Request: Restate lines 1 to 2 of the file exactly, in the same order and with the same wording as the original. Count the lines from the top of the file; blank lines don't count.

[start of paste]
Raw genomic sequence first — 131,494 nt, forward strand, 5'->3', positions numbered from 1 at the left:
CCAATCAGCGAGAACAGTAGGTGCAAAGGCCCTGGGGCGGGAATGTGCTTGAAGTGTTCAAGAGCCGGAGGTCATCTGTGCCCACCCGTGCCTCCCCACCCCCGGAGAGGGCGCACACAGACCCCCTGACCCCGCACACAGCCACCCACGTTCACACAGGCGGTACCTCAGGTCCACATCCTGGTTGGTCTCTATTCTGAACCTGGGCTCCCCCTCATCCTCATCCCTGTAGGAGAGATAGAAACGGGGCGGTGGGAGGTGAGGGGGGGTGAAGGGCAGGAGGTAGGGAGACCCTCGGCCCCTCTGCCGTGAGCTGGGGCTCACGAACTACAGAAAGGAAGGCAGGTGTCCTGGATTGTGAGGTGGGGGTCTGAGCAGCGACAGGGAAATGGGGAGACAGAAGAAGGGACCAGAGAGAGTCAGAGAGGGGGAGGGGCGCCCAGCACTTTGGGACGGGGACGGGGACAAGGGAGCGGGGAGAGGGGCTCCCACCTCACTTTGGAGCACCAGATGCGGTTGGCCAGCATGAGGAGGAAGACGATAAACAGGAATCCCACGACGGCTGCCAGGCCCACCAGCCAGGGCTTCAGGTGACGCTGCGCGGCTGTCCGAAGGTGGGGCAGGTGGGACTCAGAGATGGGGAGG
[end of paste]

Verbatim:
Raw genomic sequence first — 131,494 nt, forward strand, 5'->3', positions numbered from 1 at the left:
CCAATCAGCGAGAACAGTAGGTGCAAAGGCCCTGGGGCGGGAATGTGCTTGAAGTGTTCAAGAGCCGGAGGTCATCTGTGCCCACCCGTGCCTCCCCACCCCCGGAGAGGGCGCACACAGACCCCCTGACCCCGCACACAGCCACCCACGTTCACACAGGCGGTACCTCAGGTCCACATCCTGGTTGGTCTCTATTCTGAACCTGGGCTCCCCCTCATCCTCATCCCTGTAGGAGAGATAGAAACGGGGCGGTGGGAGGTGAGGGGGGGTGAAGGGCAGGAGGTAGGGAGACCCTCGGCCCCTCTGCCGTGAGCTGGGGCTCACGAACTACAGAAAGGAAGGCAGGTGTCCTGGATTGTGAGGTGGGGGTCTGAGCAGCGACAGGGAAATGGGGAGACAGAAGAAGGGACCAGAGAGAGTCAGAGAGGGGGAGGGGCGCCCAGCACTTTGGGACGGGGACGGGGACAAGGGAGCGGGGAGAGGGGCTCCCACCTCACTTTGGAGCACCAGATGCGGTTGGCCAGCATGAGGAGGAAGACGATAAACAGGAATCCCACGACGGCTGCCAGGCCCACCAGCCAGGGCTTCAGGTGACGCTGCGCGGCTGTCCGAAGGTGGGGCAGGTGGGACTCAGAGATGGGGAGG